A blog by runners. For runners.

Accountability for better training

Coaching and accountability

So far I’m doing well with sticking to a coached training plan for my half marathon. My race is still 9 weeks away, but I’m hoping training through the cold and snow has me a step ahead of the pack. The workouts are actually getting interesting (fartleks and hill repeats) and the weather finally is getting nicer. By far, the accountability aspect of my training is what’s helping the most. Someone, a real person, is reading my workouts, meaning my coach knows if I complete them (or not).

It got me thinking about accountability as a part of training. Too many times in the past, I’ve gladly skipped workouts when life got in the way. I’d find myself too busy and allow those miles to slip out of my grasp, thereby derailing my training. (How easily one day turns into two and so on.) In the end, taking a day off or three may have made life easier in the moment, but I certainly wasn’t going to boast any big PRs on race day.

There are many ways to work accountability into your training — whether through coaching or not:

Get technical
Sign up for an online running log. Not only is this a great way to log your miles and workouts, but you can sync up to your various social media accounts and share your training. When you push submit on that 5-miler, your workout could show up on your Facebook or Twitter feed for all your running friends, and their more sedentary counterparts, to see. (Curious? Here’s more about Social Media and Running.)

Buddy up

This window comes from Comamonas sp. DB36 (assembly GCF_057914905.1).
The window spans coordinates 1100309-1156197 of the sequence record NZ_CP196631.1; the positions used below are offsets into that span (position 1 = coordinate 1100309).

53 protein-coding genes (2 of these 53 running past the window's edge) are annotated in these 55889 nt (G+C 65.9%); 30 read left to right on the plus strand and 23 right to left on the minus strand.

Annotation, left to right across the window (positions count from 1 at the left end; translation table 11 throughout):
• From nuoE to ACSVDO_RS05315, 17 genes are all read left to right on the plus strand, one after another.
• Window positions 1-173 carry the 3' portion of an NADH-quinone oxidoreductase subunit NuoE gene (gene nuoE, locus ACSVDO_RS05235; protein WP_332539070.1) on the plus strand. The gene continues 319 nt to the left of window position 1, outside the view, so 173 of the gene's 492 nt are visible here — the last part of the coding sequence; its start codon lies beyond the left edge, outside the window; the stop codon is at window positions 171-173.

Find a friend and get into the accountability act together. Maybe you’re runners club training partners,  maybe you’re training for different races entirely, or maybe you’ve known each other since grade school but live across the country now. Whatever the situation, email each other your workouts. Maybe you’ll just read or maybe you’ll comment. It’s a more personal, less public way of getting friendly with your training. (Need to find a buddy? Here’s how!)

Connect with strangers
If you’d rather not blab to your real life buddies about your miles, consider joining a forum. The Runner’s World Community has forums for anything from 5Ks to Half Marathons, Women’s Running to Master’s Running, Nutrition and Weight Loss, and more. Some others, though less active, include RunningAHEAD, Running on Reddit, Active.com Forums, etc. In my experience, you can hunt around to find a group within the forum that discusses their training, and I’ve usually seen this done more on a weekly overview type basis.

Try coaching
Last, but not least, you can suss out coaching opportunities available to you. I’ve already covered some initial benefits and details, so it’s surely worth scoping out local clubs and running stores to see what’s offered in your area. What’s cool is that these days you don’t necessarily have to train with someone in the flesh to get the benefits. There are also online coaching programs with real life coaches who can motivate you virtually anywhere you are in the world.

Written by  Ashley Marcin.